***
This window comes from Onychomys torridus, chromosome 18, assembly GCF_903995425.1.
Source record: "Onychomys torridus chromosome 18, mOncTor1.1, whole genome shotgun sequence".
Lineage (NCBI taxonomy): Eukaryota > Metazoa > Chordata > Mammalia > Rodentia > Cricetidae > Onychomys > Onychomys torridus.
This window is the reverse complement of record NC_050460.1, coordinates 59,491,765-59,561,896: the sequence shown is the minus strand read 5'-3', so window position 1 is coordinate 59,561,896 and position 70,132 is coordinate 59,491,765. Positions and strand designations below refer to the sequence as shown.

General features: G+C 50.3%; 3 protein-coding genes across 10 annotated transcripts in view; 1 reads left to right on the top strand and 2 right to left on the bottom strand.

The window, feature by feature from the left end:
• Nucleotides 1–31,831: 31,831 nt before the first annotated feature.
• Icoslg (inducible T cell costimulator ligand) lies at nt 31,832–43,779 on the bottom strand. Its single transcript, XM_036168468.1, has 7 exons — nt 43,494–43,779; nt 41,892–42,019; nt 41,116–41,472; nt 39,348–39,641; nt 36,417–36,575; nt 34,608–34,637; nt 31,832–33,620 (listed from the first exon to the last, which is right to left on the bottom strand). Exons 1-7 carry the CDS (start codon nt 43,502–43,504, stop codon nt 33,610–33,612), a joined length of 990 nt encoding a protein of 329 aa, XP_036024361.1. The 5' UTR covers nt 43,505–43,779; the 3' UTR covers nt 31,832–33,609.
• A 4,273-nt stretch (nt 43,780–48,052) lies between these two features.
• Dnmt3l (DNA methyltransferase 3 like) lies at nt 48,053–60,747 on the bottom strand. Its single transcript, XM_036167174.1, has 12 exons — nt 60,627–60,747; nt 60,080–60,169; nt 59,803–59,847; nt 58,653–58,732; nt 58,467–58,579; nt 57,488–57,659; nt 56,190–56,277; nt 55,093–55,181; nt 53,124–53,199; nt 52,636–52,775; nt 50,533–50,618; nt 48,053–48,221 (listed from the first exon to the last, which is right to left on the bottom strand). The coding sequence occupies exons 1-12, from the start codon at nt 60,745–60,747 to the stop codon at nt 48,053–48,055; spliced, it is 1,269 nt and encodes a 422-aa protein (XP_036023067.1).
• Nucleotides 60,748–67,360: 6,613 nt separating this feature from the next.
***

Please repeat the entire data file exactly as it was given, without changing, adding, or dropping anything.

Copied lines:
This window comes from Onychomys torridus, chromosome 18, assembly GCF_903995425.1.
Source record: "Onychomys torridus chromosome 18, mOncTor1.1, whole genome shotgun sequence".
Lineage (NCBI taxonomy): Eukaryota > Metazoa > Chordata > Mammalia > Rodentia > Cricetidae > Onychomys > Onychomys torridus.
This window is the reverse complement of record NC_050460.1, coordinates 59,491,765-59,561,896: the sequence shown is the minus strand read 5'-3', so window position 1 is coordinate 59,561,896 and position 70,132 is coordinate 59,491,765. Positions and strand designations below refer to the sequence as shown.

General features: G+C 50.3%; 3 protein-coding genes across 10 annotated transcripts in view; 1 reads left to right on the top strand and 2 right to left on the bottom strand.

The window, feature by feature from the left end:
• Nucleotides 1–31,831: 31,831 nt before the first annotated feature.
• Icoslg (inducible T cell costimulator ligand) lies at nt 31,832–43,779 on the bottom strand. Its single transcript, XM_036168468.1, has 7 exons — nt 43,494–43,779; nt 41,892–42,019; nt 41,116–41,472; nt 39,348–39,641; nt 36,417–36,575; nt 34,608–34,637; nt 31,832–33,620 (listed from the first exon to the last, which is right to left on the bottom strand). Exons 1-7 carry the CDS (start codon nt 43,502–43,504, stop codon nt 33,610–33,612), a joined length of 990 nt encoding a protein of 329 aa, XP_036024361.1. The 5' UTR covers nt 43,505–43,779; the 3' UTR covers nt 31,832–33,609.
• A 4,273-nt stretch (nt 43,780–48,052) lies between these two features.
• Dnmt3l (DNA methyltransferase 3 like) lies at nt 48,053–60,747 on the bottom strand. Its single transcript, XM_036167174.1, has 12 exons — nt 60,627–60,747; nt 60,080–60,169; nt 59,803–59,847; nt 58,653–58,732; nt 58,467–58,579; nt 57,488–57,659; nt 56,190–56,277; nt 55,093–55,181; nt 53,124–53,199; nt 52,636–52,775; nt 50,533–50,618; nt 48,053–48,221 (listed from the first exon to the last, which is right to left on the bottom strand). The coding sequence occupies exons 1-12, from the start codon at nt 60,745–60,747 to the stop codon at nt 48,053–48,055; spliced, it is 1,269 nt and encodes a 422-aa protein (XP_036023067.1).
• Nucleotides 60,748–67,360: 6,613 nt separating this feature from the next.